I also called in at Domaine Grosbois, purportedly to see Nicolas Grosbois, although I knew – having spoken to Nicolas just a couple of days beforehand – that he wouldn’t be there to meet me. I checked things out here, both vineyard and cellars, with his talented and charming oenologist and assistant Delphine. Nicolas experienced true devastation in the vines this year, as he is predicting a 90% loss. Indeed, I struggled to find many bunches on his vines (this is true of many parcels though, especially when I hunted around on the sandier sections of the Chinon vineyard later in the day between appointments). In order to keep things ticking over Nicolas has been busy in the south of France, where he has negotiated the purchase of some grapes. He was there overseeing the vinifications, hence his absence when I called.

I am looking forward to tasting both these cuvées next year. More than that, I am already hoping that 2017 brings better luck for all. The 2016 really has been a frosty, mildewy, rainy, rotty endurance test for so many of the Loire’s good people.

Domaine de la Noblaie 2016, Before the Harvest

Earier this week I spent a few days in the Loire Valley, making a few visits in Chinon and Bourgueil, and checking out the state of the vineyards prior to harvest. Most will start picking the Cabernet Franc soon, probably the second week of October.

It is going to be a very short vintage after the disastrous frost in April. But it is far from non-existent.

Domaine de la Noblaie 2016, Before the Harvest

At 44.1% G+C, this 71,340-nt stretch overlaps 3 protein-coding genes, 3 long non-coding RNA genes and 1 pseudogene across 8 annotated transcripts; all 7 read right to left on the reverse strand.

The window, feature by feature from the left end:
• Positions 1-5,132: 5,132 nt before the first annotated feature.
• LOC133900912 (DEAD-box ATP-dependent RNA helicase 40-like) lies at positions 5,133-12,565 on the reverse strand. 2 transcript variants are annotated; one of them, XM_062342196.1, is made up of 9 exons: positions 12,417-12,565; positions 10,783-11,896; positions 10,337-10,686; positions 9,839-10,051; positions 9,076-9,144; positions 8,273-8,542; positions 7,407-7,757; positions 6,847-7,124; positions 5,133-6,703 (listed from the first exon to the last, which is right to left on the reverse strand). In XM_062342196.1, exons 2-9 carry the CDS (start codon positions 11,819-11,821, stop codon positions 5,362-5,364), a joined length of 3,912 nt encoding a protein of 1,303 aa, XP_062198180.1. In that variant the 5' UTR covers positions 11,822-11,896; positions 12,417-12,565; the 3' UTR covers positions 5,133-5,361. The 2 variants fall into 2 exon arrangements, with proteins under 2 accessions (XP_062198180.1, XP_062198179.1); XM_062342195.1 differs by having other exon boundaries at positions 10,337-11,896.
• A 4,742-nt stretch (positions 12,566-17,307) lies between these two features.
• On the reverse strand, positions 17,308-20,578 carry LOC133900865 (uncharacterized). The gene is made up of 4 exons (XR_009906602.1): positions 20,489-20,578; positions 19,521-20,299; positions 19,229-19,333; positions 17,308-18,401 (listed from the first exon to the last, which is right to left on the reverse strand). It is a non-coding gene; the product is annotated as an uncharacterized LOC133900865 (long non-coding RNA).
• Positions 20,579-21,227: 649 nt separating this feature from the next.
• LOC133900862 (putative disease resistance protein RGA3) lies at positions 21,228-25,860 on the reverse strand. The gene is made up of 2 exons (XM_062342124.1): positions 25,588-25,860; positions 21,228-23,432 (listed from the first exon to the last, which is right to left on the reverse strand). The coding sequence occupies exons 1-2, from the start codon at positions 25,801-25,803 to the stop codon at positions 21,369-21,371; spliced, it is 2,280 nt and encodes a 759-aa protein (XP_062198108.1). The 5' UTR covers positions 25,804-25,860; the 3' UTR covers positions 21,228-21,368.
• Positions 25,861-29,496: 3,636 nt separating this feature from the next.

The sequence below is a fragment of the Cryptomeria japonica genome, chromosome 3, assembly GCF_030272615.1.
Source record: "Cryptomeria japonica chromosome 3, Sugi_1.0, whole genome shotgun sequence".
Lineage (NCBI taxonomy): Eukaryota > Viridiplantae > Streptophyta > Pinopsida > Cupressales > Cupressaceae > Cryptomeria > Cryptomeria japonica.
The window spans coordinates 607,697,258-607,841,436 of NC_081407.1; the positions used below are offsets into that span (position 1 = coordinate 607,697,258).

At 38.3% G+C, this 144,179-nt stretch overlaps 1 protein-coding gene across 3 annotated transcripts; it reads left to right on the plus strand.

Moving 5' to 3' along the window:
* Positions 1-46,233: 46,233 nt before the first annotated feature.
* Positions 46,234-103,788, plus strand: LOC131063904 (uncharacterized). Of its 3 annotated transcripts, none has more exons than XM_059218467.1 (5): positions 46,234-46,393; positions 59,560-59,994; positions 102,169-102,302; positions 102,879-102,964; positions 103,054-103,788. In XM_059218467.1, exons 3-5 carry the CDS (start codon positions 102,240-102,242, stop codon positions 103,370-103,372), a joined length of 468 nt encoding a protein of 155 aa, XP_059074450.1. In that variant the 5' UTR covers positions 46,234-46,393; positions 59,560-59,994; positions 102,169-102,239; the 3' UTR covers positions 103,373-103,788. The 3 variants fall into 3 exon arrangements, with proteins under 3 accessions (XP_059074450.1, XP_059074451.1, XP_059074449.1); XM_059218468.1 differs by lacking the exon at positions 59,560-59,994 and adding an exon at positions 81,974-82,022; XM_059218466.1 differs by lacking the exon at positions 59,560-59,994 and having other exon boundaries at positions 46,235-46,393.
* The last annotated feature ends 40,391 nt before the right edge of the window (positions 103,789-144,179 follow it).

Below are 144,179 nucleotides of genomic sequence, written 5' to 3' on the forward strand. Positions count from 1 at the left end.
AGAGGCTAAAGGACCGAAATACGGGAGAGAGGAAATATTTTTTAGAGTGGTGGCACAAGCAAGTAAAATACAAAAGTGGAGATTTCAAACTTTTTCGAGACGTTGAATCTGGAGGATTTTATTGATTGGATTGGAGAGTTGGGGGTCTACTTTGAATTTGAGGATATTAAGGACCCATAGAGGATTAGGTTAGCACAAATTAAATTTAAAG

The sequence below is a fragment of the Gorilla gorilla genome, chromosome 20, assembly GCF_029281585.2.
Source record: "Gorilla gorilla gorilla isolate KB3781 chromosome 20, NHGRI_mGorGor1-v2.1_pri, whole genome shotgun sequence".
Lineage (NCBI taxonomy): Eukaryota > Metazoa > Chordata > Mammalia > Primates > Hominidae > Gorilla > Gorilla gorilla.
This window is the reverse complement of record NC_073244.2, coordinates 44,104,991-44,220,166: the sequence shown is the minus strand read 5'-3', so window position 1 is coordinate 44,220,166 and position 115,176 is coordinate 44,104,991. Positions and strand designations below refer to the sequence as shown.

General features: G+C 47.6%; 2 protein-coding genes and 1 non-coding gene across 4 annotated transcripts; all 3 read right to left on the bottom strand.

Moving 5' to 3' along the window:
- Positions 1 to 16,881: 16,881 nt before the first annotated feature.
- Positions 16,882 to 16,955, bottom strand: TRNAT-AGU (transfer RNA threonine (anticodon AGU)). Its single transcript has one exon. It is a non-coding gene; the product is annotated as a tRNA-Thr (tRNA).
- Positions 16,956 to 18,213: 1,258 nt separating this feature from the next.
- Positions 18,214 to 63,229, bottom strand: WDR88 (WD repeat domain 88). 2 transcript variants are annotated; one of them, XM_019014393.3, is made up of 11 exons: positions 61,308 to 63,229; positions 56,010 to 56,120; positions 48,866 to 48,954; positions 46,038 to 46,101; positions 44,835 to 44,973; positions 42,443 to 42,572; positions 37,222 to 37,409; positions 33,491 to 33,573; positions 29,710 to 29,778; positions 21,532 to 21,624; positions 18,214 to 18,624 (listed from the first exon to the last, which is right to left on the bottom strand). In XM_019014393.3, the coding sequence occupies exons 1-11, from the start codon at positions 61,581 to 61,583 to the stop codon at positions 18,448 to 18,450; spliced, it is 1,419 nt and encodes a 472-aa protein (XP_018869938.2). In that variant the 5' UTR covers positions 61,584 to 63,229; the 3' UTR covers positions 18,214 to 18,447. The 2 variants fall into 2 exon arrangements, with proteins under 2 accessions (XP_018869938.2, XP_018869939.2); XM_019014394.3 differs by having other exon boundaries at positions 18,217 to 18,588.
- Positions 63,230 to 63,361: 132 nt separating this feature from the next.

I took a walk around the vines of Jerôme Billard at Domaine de la Noblaie. Jérôme is predicting a 20% loss, and some of his vines (like the one pictured above) are carrying a good crop. The fruit looks healthy and although I found one or two berries with really convincing flavour (usually in exposed bunches on the ends of rows) Jérôme says they need more time to ripen fully. The main problem I see in the bunches are numerous small, unripe berries which will need to be selected out. Jérôme picks by hand, so this will be time consuming but achievable.

Domaine de la Noblaie 2016, Before the Harvest

Pictured above, more healthy Cabernet Franc in the lower sections of the vineyard (still well above the alluvial plain though, where the frost hit hardest).

Domaine de la Noblaie 2016, Before the Harvest

Pictured above, some more healthy Cabernet Franc, this time on an even higher section of the vineyard, looking at vines that provide fruit for the Chiens Chiens cuvée.

Domaine de la Noblaie 2016, Before the Harvest

The main task ongoing in the vineyard during my visit was removing the grapillons, like the one pictured above. These small secondary bunches sit high in the canopy, maybe a metre above the ripening bunches pictured above, and are derived from the vine’s second flowering. In terms of ripening they are clearly lagging behind, the berries still bright green, but in a couple of weeks when harvest comes they may well have changed colour. The best course of action – before all the saisonniers arrive to pick the fruit – is to pluck them off now.

Domaine de la Noblaie 2016, Before the Harvest

The weather throughout July and August has been very dry, and yet despite that the vines still looked verdant and green. Jérôme, who manages the entire vineyard using organic methods and is fully certified, sprayed the canopy several times with an infusion of comfrey during the drought, which he thinks helped protect the vines.

Domaine de la Noblaie 2016, Before the Harvest

This final image shows an unhappy vine, but it was nothing to do with the frost, or the drought; damage to the trunk when cutting the grass did this.

There is no denying this is a difficult vintage, but despite the very short vintage there is still the potential for some verygood quality here.